Jill Jemmett More than 1 year ago
    I finally finished this book, just in time for From Twinkle, With Love to come out, and I absolutely loved it! Dimple was such a fabulous character. She was so real. I love that she was interested in coding. She was also strong because she insisted on going to school instead of getting married right away. She stood her ground with her parents, but at the same time, they respected her wishes. I also loved Rishi! He was so sweet and planned the best dates with Dimple! He was even willing to leave the camp just to please her when she was shocked that he was there just for her. Indian culture played an important part in this novel. Dimple’s and Rishi’s parents tried to set them up to get married, because they were family friends. Dimple wanted to do a Bollywood dance for the talent show. Both of them embraced their Indian culture. I wasn’t familiar with some things, like the foods, so I loved learning more in this book! This book definitely lived up to the hype! I highly recommend it!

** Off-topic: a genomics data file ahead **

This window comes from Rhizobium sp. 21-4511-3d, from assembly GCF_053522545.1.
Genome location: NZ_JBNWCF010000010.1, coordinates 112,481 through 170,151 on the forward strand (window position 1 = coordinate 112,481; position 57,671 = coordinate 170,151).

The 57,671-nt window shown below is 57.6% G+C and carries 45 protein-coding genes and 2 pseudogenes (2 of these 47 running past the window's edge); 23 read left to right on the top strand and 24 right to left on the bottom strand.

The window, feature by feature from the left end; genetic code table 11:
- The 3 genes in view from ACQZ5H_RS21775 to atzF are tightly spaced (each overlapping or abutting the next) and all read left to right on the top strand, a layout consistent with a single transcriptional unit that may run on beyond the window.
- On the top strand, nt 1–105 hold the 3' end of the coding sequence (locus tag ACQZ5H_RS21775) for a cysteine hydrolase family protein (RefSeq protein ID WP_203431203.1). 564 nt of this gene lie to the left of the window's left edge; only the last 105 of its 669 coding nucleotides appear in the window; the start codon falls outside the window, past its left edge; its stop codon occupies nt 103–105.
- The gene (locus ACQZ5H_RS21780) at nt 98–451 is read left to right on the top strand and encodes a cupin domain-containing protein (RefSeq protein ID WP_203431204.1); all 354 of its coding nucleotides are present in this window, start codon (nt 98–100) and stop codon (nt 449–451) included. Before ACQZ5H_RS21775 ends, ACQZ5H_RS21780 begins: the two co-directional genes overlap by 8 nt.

Anonymous More than 1 year ago
    This was utterly cute and hard to put down. I fell in love with the characters and the story all the way. Actual descent friendships that don't turn sour are something I want to see more of honestly. Not to mention the obvious cuteness that was Dimple and Rishi's relationship. It was such a fun and interesting book and I'm looking forward to her next release!
    TheMissCharley More than 1 year ago
    While I wanted to love this book due to all the high reviews I saw, I didn't really like the overall book. I connected with the characters' problems and the description hit spot-on for what was needed. My main problem was the pacing of the plot. Dimple and Rishi both go to a six-week program for web development, and three of the weeks lasted for about 80% of the book. In one paragraph the final three weeks were summarized which left me wondering how Dimple and Rishi's relationship developed. By not really getting to know the characters, I felt they were inconsistent to how I imagined they would react to certain situations. The description throughout intense moments brought tingles to my feet and tips of fingers. Some of the moments I laughed and cried right along with the characters. Overall, I feel very conflicted with this book due to the plot development and love for the characters.
    Anonymous More than 1 year ago